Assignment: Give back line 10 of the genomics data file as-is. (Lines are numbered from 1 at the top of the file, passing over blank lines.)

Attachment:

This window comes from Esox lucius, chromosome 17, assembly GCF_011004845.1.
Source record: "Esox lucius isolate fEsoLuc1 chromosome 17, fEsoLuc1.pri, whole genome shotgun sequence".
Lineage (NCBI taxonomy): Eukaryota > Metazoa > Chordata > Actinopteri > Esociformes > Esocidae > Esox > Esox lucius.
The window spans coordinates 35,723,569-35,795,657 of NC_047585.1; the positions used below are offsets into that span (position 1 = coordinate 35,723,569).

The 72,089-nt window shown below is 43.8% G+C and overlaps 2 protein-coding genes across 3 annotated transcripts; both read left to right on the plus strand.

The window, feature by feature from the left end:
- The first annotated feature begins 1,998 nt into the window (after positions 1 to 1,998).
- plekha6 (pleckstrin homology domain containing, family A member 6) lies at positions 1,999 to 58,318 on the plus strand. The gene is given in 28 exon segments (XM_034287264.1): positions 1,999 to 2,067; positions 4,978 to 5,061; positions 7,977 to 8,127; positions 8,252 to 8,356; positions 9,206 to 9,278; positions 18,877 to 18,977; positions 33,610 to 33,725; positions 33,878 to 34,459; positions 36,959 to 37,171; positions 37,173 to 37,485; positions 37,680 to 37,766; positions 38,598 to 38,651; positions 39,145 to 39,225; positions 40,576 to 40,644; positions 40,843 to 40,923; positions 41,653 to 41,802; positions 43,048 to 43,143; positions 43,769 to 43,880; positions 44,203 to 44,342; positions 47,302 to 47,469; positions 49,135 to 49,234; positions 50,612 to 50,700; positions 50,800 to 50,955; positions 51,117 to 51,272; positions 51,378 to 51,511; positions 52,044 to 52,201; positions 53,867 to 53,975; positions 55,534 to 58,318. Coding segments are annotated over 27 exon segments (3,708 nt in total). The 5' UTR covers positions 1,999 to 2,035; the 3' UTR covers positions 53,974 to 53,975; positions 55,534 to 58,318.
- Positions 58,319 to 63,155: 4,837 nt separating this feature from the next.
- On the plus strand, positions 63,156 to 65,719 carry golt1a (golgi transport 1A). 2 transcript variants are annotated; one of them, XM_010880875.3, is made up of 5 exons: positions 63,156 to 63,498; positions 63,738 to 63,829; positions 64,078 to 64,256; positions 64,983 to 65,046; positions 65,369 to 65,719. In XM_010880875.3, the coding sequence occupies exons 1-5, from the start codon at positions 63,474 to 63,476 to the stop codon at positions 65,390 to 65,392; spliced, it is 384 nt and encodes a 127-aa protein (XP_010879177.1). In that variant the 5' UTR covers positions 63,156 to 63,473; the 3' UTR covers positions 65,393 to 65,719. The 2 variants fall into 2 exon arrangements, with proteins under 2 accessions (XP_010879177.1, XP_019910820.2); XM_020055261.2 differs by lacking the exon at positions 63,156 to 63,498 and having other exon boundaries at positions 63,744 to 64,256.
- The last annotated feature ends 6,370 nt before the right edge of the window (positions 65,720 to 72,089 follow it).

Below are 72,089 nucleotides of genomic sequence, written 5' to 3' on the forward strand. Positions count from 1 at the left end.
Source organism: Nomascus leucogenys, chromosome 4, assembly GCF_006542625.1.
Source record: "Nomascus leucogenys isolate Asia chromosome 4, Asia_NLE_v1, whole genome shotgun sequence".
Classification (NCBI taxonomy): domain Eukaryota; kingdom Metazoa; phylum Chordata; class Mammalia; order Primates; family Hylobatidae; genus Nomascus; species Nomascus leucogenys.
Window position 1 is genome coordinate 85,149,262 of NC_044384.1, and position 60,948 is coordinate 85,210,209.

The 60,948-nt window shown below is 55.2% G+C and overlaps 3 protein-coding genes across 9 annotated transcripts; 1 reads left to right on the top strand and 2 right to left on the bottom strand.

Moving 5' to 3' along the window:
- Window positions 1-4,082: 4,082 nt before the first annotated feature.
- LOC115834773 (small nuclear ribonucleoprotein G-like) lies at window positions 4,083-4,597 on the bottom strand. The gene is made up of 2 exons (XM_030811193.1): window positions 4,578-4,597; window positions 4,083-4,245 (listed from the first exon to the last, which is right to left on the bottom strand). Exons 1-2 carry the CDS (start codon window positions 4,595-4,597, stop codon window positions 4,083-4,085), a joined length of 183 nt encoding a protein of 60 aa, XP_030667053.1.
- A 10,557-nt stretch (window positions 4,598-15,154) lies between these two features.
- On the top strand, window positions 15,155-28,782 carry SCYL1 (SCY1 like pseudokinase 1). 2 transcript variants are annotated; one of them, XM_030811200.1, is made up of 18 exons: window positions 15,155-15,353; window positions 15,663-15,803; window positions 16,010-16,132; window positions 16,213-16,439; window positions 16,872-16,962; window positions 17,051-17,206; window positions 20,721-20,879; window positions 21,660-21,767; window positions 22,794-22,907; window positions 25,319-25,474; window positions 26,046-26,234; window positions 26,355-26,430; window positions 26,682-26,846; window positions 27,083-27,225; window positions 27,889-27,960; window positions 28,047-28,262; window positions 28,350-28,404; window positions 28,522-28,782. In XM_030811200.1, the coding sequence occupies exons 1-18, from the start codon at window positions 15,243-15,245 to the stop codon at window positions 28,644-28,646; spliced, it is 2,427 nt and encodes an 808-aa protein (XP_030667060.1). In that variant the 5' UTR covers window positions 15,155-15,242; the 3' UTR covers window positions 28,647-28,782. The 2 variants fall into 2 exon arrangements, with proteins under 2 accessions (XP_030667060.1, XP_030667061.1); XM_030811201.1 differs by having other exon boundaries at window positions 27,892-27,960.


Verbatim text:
- On the plus strand, positions 63,156 to 65,719 carry golt1a (golgi transport 1A). 2 transcript variants are annotated; one of them, XM_010880875.3, is made up of 5 exons: positions 63,156 to 63,498; positions 63,738 to 63,829; positions 64,078 to 64,256; positions 64,983 to 65,046; positions 65,369 to 65,719. In XM_010880875.3, the coding sequence occupies exons 1-5, from the start codon at positions 63,474 to 63,476 to the stop codon at positions 65,390 to 65,392; spliced, it is 384 nt and encodes a 127-aa protein (XP_010879177.1). In that variant the 5' UTR covers positions 63,156 to 63,473; the 3' UTR covers positions 65,393 to 65,719. The 2 variants fall into 2 exon arrangements, with proteins under 2 accessions (XP_010879177.1, XP_019910820.2); XM_020055261.2 differs by lacking the exon at positions 63,156 to 63,498 and having other exon boundaries at positions 63,744 to 64,256.